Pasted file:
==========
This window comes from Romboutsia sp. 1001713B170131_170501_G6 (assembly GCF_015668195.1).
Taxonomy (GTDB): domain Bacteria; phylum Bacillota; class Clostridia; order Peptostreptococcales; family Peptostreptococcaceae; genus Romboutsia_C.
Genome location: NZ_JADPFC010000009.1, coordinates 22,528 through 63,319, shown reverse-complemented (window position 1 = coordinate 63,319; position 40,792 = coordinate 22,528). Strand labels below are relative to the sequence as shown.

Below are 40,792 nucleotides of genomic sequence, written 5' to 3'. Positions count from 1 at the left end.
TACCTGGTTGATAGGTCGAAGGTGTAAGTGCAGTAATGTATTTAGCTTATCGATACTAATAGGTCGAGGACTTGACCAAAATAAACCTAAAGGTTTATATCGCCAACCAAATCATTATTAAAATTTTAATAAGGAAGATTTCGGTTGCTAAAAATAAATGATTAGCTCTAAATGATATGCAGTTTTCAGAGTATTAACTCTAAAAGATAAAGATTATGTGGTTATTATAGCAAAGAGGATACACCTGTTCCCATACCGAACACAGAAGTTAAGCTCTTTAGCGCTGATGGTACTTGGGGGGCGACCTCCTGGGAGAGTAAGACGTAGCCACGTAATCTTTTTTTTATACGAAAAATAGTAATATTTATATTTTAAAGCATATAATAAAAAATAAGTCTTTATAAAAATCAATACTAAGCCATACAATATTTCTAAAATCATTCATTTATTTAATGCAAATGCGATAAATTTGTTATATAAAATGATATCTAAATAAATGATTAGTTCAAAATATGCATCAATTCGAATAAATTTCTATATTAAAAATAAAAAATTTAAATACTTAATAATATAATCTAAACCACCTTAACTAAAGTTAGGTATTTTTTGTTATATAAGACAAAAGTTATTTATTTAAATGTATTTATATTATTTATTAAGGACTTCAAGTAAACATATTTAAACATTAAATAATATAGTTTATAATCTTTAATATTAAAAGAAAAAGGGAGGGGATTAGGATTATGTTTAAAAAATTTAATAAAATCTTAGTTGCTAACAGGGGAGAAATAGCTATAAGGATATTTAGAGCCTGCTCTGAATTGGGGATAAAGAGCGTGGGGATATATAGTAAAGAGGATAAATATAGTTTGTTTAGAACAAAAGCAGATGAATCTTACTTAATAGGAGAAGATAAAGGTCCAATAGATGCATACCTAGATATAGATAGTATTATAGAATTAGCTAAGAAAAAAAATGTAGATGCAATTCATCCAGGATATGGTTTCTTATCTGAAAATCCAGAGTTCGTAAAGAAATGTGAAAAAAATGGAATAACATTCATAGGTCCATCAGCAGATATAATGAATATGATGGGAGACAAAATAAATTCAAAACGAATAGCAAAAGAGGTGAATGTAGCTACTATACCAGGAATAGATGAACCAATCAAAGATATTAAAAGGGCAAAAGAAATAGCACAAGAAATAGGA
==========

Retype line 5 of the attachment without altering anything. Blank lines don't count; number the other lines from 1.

TACCTGGTTGATAGGTCGAAGGTGTAAGTGCAGTAATGTATTTAGCTTATCGATACTAATAGGTCGAGGACTTGACCAAAATAAACCTAAAGGTTTATATCGCCAACCAAATCATTATTAAAATTTTAATAAGGAAGATTTCGGTTGCTAAAAATAAATGATTAGCTCTAAATGATATGCAGTTTTCAGAGTATTAACTCTAAAAGATAAAGATTATGTGGTTATTATAGCAAAGAGGATACACCTGTTCCCATACCGAACACAGAAGTTAAGCTCTTTAGCGCTGATGGTACTTGGGGGGCGACCTCCTGGGAGAGTAAGACGTAGCCACGTAATCTTTTTTTTATACGAAAAATAGTAATATTTATATTTTAAAGCATATAATAAAAAATAAGTCTTTATAAAAATCAATACTAAGCCATACAATATTTCTAAAATCATTCATTTATTTAATGCAAATGCGATAAATTTGTTATATAAAATGATATCTAAATAAATGATTAGTTCAAAATATGCATCAATTCGAATAAATTTCTATATTAAAAATAAAAAATTTAAATACTTAATAATATAATCTAAACCACCTTAACTAAAGTTAGGTATTTTTTGTTATATAAGACAAAAGTTATTTATTTAAATGTATTTATATTATTTATTAAGGACTTCAAGTAAACATATTTAAACATTAAATAATATAGTTTATAATCTTTAATATTAAAAGAAAAAGGGAGGGGATTAGGATTATGTTTAAAAAATTTAATAAAATCTTAGTTGCTAACAGGGGAGAAATAGCTATAAGGATATTTAGAGCCTGCTCTGAATTGGGGATAAAGAGCGTGGGGATATATAGTAAAGAGGATAAATATAGTTTGTTTAGAACAAAAGCAGATGAATCTTACTTAATAGGAGAAGATAAAGGTCCAATAGATGCATACCTAGATATAGATAGTATTATAGAATTAGCTAAGAAAAAAAATGTAGATGCAATTCATCCAGGATATGGTTTCTTATCTGAAAATCCAGAGTTCGTAAAGAAATGTGAAAAAAATGGAATAACATTCATAGGTCCATCAGCAGATATAATGAATATGATGGGAGACAAAATAAATTCAAAACGAATAGCAAAAGAGGTGAATGTAGCTACTATACCAGGAATAGATGAACCAATCAAAGATATTAAAAGGGCAAAAGAAATAGCACAAGAAATAGGA